Using this concept, two demonstration plants, called Solar One and Solar Two, were designed by the Sandia National Laboratory and operated by Southern California Edison in Daggett, California. Solar One was a 10 MW plant where water was heated directly in the solar receiver to generate steam. The plant operated from 1982 through 1988 and was eventually decommissioned and replaced by Solar Two, in which water was replaced with a mixture of molten nitrate salt as the working fluid (Figure 2). The advantage of molten salt is that it remains liquid to a higher temperature, and thus its thermal efficiency is increased (Figure 3). Solar Two had an additional advantage in that it could generate 7 MW of electricity for three hours after sunset. The Solar Two plant operated from 1996 to 1999, after which point it was decommissioned due to a lack of funding. Based on lessons learned, BrightSource Energy is building the largest series of solar installations with capacity of 1,300 megawatts in Mojave Desert. When completed in 2013, the facility will provide electricity to 845,000 Southern California homes, doubling the total US solar output (3). Similar plants are being built in Spain, Australia, and elsewhere.

Dish/engine systems are similar to trough systems, except they use parabolic mirrors. Due to the higher concentrating power of dishes and their ability to track the sun in all directions, higher temperatures (750°C) are achieved. Since dishes have a smaller aperture than trough reflectors, these systems are best suited for small-scale power production (10-50 kW) as a stand-alone unit in remote areas, away from power grids. The system can, however, be expanded by adding more modules as the load increases (Figure 4). Furthermore, these systems can be used in solar-only applications or hybridized with fossil fuels during periods of high-energy demand or at night. Unlike parabolic troughs and central tower systems that run steam turbines, dish systems use Stirling engines(a) or gas turbines.

Hybrid systems integrate solar thermal technology with existing coal-fired plants or high efficiency combined-cycle plants. This allows distribution, higher thermal efficiency, and continuous operation of the plant even after the sun has set.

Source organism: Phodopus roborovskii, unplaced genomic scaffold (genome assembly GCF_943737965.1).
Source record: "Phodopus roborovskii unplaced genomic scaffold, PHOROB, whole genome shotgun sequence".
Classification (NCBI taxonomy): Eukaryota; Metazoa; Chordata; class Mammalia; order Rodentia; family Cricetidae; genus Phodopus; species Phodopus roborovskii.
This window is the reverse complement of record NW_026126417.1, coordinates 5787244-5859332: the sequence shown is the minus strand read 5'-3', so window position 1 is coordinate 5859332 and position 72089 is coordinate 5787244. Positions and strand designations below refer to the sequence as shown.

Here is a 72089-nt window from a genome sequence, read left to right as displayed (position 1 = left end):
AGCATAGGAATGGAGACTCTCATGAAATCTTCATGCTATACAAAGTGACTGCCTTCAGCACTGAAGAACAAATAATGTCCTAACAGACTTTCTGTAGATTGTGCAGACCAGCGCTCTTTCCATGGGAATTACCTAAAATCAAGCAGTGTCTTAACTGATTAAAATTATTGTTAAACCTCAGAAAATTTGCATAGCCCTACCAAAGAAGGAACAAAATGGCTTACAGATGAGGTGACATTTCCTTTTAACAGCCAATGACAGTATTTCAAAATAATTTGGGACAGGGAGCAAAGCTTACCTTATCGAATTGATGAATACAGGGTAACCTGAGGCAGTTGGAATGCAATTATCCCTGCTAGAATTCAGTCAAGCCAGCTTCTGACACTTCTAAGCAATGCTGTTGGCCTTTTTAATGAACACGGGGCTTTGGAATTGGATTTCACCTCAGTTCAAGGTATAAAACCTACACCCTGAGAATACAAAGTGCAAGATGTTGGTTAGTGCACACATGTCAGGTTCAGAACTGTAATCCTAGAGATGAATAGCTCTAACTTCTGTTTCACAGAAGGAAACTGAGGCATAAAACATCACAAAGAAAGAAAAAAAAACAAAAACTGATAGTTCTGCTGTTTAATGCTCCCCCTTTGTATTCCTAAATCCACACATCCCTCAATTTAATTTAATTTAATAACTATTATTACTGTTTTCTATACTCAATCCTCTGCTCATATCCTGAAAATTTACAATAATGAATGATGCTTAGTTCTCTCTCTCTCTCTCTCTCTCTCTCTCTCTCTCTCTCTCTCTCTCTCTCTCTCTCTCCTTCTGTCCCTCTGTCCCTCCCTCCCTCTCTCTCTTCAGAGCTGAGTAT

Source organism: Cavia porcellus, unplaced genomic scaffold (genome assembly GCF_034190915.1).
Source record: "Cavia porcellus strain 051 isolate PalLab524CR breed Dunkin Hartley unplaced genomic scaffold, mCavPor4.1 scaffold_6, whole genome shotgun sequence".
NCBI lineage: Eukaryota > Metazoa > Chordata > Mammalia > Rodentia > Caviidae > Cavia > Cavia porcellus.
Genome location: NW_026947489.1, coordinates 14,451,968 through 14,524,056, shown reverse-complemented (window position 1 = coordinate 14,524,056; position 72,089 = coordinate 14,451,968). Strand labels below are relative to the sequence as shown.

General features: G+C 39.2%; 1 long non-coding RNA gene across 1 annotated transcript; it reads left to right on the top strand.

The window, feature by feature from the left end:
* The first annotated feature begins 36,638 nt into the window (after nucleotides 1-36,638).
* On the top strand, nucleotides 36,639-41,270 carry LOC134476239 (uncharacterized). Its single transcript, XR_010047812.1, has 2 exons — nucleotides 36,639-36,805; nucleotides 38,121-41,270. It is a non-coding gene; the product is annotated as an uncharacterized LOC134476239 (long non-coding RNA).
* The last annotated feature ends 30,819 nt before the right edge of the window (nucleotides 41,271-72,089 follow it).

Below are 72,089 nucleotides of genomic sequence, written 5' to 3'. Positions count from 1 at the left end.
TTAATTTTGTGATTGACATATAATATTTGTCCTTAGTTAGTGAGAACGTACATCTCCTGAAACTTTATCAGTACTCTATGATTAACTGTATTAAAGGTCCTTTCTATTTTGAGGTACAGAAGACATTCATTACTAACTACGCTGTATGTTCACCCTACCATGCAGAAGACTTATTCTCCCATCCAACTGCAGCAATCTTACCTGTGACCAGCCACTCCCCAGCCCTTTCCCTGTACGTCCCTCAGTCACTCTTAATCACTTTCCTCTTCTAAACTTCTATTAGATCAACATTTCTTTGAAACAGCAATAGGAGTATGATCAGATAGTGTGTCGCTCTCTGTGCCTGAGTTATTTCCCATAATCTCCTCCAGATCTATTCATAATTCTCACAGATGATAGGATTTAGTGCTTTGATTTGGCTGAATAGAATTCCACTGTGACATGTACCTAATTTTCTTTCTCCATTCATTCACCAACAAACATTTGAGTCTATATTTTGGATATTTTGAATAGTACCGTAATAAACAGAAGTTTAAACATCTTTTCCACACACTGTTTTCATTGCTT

Which of the solar thermal power plant schemes is the best is not obvious. Each system has its advantages. Towers and troughs are best suited for a large grid-connected power system in the 30-200 MW range, whereas dish/engine systems are modular and can be used singly in remote applications or be grouped together to power a small community and expanded as more power is needed. Table 1 summarizes characteristics of concentrating thermal power systems (4).



(1) Schlaich, J., The Solar Chimney: Electricity from the Sun, C. Maurer, Geislingen, Germany, 1995.

(2) Von Backström, T.W. and Gannon, A.J., “Compressible Flow through Solar Power Plant Chimneys”. ASME Journal of Solar Energy Engineering, Vol. 122, No. 3, pp. 138-145, 2000.

(3) BrightSource Energy Inc.,

(4) Taylor, Craig, et al., “Concentrating Solar Power in 2001,” SolarPaces Corp, 2001.

(5) Toossi Reza, "Energy and the Environment:Sources, technologies, and impacts", Verve Publishers, 2005

Additional Comments

(a) Stirling or “Hot Air Engine” refers to a class of engines in which heat is provided from a non-combusting external source such as nuclear or solar energy. Because the temperature of heat source and sink can be controlled and kept uniform throughout heat supply and heat rejection part of the cycle, thermal energy of Stirling cycle can reach that of the Carnot cycle.

Further Reading

Markvart, T., and Castanar, L., Solar Cells: Materials, Manufacture and Operation, Elsevier Publishing Company, 2005.

Galloway, T., Solar House, Elsevier Publishing Company, 2004.

Stine, W. B., and Harrington, R. W., Solar Energy Systems Design, John Wiley and Sons, Inc., 1985.

Solar Energy, Direct Science Elsevier Publishing Company, the official journal of the International Solar Energy Society, covers solar, wind and biomass energies.

External Links

National Renewable Energy Laboratory: Solar Research (http://

Energy Efficiency and Renewable Energy: Solar Energy, US Department of Energy (

American Solar Energy Society (

Solar Electric Power Association (

California Solar Center (